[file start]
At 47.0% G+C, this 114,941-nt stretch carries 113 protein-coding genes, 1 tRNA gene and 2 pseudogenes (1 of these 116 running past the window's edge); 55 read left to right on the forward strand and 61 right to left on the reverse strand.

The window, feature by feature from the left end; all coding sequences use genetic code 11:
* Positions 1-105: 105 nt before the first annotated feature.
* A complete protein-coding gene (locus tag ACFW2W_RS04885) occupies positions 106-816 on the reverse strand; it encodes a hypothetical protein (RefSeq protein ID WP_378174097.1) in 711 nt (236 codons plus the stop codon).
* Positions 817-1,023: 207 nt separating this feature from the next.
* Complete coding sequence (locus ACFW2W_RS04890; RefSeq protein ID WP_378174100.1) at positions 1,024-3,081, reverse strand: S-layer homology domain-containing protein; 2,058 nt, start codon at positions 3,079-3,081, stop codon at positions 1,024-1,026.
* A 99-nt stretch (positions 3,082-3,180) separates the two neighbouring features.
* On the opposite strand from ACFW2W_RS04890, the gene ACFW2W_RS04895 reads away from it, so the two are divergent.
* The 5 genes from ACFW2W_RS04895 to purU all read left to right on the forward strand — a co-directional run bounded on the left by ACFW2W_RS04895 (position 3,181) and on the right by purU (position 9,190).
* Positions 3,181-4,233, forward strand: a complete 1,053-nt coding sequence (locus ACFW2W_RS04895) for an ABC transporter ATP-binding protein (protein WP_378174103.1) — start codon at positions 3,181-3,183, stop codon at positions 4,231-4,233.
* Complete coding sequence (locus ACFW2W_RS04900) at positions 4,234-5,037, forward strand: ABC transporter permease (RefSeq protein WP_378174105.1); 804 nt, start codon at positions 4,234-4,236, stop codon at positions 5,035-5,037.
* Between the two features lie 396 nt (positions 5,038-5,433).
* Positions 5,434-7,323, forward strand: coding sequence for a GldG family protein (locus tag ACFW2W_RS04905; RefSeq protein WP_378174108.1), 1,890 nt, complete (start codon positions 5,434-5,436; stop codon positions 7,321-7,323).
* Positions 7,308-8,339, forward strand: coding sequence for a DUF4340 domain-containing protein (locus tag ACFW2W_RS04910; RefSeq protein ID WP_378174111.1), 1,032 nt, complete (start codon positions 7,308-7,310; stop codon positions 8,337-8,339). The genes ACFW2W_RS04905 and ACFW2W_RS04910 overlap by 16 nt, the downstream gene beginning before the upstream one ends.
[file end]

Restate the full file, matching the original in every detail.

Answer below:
At 47.0% G+C, this 114,941-nt stretch carries 113 protein-coding genes, 1 tRNA gene and 2 pseudogenes (1 of these 116 running past the window's edge); 55 read left to right on the forward strand and 61 right to left on the reverse strand.

The window, feature by feature from the left end; all coding sequences use genetic code 11:
* Positions 1-105: 105 nt before the first annotated feature.
* A complete protein-coding gene (locus tag ACFW2W_RS04885) occupies positions 106-816 on the reverse strand; it encodes a hypothetical protein (RefSeq protein ID WP_378174097.1) in 711 nt (236 codons plus the stop codon).
* Positions 817-1,023: 207 nt separating this feature from the next.
* Complete coding sequence (locus ACFW2W_RS04890; RefSeq protein ID WP_378174100.1) at positions 1,024-3,081, reverse strand: S-layer homology domain-containing protein; 2,058 nt, start codon at positions 3,079-3,081, stop codon at positions 1,024-1,026.
* A 99-nt stretch (positions 3,082-3,180) separates the two neighbouring features.
* On the opposite strand from ACFW2W_RS04890, the gene ACFW2W_RS04895 reads away from it, so the two are divergent.
* The 5 genes from ACFW2W_RS04895 to purU all read left to right on the forward strand — a co-directional run bounded on the left by ACFW2W_RS04895 (position 3,181) and on the right by purU (position 9,190).
* Positions 3,181-4,233, forward strand: a complete 1,053-nt coding sequence (locus ACFW2W_RS04895) for an ABC transporter ATP-binding protein (protein WP_378174103.1) — start codon at positions 3,181-3,183, stop codon at positions 4,231-4,233.
* Complete coding sequence (locus ACFW2W_RS04900) at positions 4,234-5,037, forward strand: ABC transporter permease (RefSeq protein WP_378174105.1); 804 nt, start codon at positions 4,234-4,236, stop codon at positions 5,035-5,037.
* Between the two features lie 396 nt (positions 5,038-5,433).
* Positions 5,434-7,323, forward strand: coding sequence for a GldG family protein (locus tag ACFW2W_RS04905; RefSeq protein WP_378174108.1), 1,890 nt, complete (start codon positions 5,434-5,436; stop codon positions 7,321-7,323).
* Positions 7,308-8,339, forward strand: coding sequence for a DUF4340 domain-containing protein (locus tag ACFW2W_RS04910; RefSeq protein ID WP_378174111.1), 1,032 nt, complete (start codon positions 7,308-7,310; stop codon positions 8,337-8,339). The genes ACFW2W_RS04905 and ACFW2W_RS04910 overlap by 16 nt, the downstream gene beginning before the upstream one ends.